The auto diesel has the same five-speed box as the petrol V6. It has the same internal ratios but a taller final drive.The longitudinally front mounted 1991cc engine has an aluminium alloy cylinder head and cast-iron engine block. The valvetrain includes 4-valves per cylinder actuated by a single overhead camshaft (SOHC).
The 2.0-litre engine benefits from a turbocharger to increase low down power, coupled with an air-to-air intercooler. It has a 17.5:1 compression ratio.
Fuel tank capacity is only 65 litres. Which gives a towing range of only about 400km in give and take conditions, but we have achieved 720km with the Captiva alone from a tank with the red low fuel light on.
This was a combination of city/freeway conditions with cruise control set at 100kmh, airconditioning off and sunroof closed.
Fuel consumption: 8.7L/100km (Captiva alone).
Fuel consumption towing: 14L/100km.
CO2 Emissions: 233g/km
Max Power: 110kW @ 4000rpm
Max Torque: 320Nm @ 2000rpm
The Captiva dials are well placed and easy to read
The 2.0-litre turbo diesel engine manages well with the 1779kg Captiva diesel in everyday driving.
Predictably, as with all smaller turboed diesels of this type, the 110kW diesel engine shows its limitations when under heavy towing load and the engine has to be revved to keep the torque in the diesels sweet spot.
The Holden owners manual talks about seven passengers and their luggage being a load issue.
Yes the seven passengers will make a significant load difference, but luggage for seven is not going to find space in the Captiva unless it is on each passengers lap.
The diesel Captiva auto diesel can tow a braked trailer of up to 1700kg. The big benefit is that Holden's diesel automatic Captiva range destroys the class leader - Ford Territory's SUV on fuel consumption.
Ford's petrol-only Territory dominates the medium SUV market in Australia. But Ford needs to find a cost-effective diesel option quickly to hold its leader position.
This is underlined by buyer interest in turbo diesel models in the Prado, Pajero, Kluger, Pathfinder, Santa Fe CRDi and the more passenger-oriented 4x4 utes like the Mazda BT 50 range.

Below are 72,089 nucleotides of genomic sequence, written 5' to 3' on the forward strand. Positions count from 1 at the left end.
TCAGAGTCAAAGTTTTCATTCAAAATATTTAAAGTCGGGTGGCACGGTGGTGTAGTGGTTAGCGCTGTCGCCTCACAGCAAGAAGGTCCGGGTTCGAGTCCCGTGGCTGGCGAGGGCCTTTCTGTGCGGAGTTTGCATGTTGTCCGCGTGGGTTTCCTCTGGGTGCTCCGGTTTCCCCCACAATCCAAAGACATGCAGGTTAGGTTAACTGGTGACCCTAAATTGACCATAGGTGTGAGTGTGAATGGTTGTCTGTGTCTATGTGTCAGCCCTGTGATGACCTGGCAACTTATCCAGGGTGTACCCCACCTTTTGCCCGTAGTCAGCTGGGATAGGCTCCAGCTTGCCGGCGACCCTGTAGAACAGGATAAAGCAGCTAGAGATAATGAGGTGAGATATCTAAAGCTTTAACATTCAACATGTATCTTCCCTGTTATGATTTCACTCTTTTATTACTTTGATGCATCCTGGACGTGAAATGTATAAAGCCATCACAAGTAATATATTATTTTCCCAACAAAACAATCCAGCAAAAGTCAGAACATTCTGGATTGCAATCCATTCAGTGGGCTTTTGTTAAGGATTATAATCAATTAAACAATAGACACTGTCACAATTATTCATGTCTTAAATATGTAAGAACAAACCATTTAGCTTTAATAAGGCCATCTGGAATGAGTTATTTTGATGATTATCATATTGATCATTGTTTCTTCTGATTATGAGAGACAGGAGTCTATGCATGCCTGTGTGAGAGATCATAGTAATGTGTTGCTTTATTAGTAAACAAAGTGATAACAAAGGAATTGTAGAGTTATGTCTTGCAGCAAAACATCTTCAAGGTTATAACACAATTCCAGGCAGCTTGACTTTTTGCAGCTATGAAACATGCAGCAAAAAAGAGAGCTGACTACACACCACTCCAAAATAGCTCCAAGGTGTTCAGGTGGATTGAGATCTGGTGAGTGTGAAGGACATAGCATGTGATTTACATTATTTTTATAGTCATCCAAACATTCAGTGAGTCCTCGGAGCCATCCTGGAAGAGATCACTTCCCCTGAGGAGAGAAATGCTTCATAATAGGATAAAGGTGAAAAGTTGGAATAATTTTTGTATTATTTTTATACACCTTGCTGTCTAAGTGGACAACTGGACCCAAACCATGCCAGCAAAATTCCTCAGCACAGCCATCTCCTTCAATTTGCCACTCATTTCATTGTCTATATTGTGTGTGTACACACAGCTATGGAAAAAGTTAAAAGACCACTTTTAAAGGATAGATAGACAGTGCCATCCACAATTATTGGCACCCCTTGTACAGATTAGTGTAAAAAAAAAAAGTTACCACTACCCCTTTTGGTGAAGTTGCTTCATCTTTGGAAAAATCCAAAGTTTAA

Engine braking is really handy in the Captiva when towing on long descents.
Use the Active Select lever. Push the lever from D (drive) position to the left into the manual gate. Then its either up or down.
Under the bonnet fluids check out easily
Pull the lever down once to shift down one gear. In Active Select only the five forward gears can be selected.
The Captiva features Electronic Stability program (ESP) and traction control is standard across the range. The ESP can be heard working on tow jobs to a point just short of being annoying.
It has all-wheel drive plus Active Rollover Protection (ARP) and a Descent Control System (DCS). ABS is also standard with driver, front passenger and side curtain airbags also standard on most models (curtain bags are optional on SX).
As a 7 seater, at the flick of a button one of the second row seats tilts up to allow access to the 3rd row of seats. Although small, they are comfortable with easy access and feature retractable seat belt and head rest.
When folding the 7th row seating back down, the head rest automatically tilts forward to minimise folded space.
Room for the Engel
We travel with the Engel fridgeon board and securely strapped into the handy tie down points
All rear seats fold flat for maximum load area. We have slept inthe Captivaon a couple of accasions on a double airbed and sleeping bag.
The sunroof is a Hollandia 700 top of the range in automatic sliding/tilting sunroofs. Made in the Netherlands by Webasto Product International, it features soft touch controls which can be preset for preferred opening positions.
It has auto close function when the key is turned off there is jamming protection.
It also has a tinted glass panel that is heat and UV resistant. The sunroof has a full three year warranty on parts and labour.